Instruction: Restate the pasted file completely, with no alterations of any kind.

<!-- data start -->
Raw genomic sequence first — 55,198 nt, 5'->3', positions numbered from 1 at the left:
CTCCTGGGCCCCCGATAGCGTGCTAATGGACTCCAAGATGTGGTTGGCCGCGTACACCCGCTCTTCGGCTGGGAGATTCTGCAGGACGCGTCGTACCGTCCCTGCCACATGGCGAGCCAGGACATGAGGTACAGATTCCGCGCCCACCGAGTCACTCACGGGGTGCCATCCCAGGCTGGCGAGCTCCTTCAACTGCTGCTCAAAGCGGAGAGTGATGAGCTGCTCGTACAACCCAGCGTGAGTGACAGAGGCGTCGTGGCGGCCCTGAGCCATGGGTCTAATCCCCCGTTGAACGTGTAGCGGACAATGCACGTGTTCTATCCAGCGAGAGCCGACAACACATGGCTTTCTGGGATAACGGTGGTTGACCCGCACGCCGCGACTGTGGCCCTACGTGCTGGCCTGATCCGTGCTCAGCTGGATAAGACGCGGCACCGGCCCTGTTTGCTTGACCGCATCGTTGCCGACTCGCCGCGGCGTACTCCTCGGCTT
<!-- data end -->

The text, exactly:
Raw genomic sequence first — 55,198 nt, 5'->3', positions numbered from 1 at the left:
CTCCTGGGCCCCCGATAGCGTGCTAATGGACTCCAAGATGTGGTTGGCCGCGTACACCCGCTCTTCGGCTGGGAGATTCTGCAGGACGCGTCGTACCGTCCCTGCCACATGGCGAGCCAGGACATGAGGTACAGATTCCGCGCCCACCGAGTCACTCACGGGGTGCCATCCCAGGCTGGCGAGCTCCTTCAACTGCTGCTCAAAGCGGAGAGTGATGAGCTGCTCGTACAACCCAGCGTGAGTGACAGAGGCGTCGTGGCGGCCCTGAGCCATGGGTCTAATCCCCCGTTGAACGTGTAGCGGACAATGCACGTGTTCTATCCAGCGAGAGCCGACAACACATGGCTTTCTGGGATAACGGTGGTTGACCCGCACGCCGCGACTGTGGCCCTACGTGCTGGCCTGATCCGTGCTCAGCTGGATAAGACGCGGCACCGGCCCTGTTTGCTTGACCGCATCGTTGCCGACTCGCCGCGGCGTACTCCTCGGCTT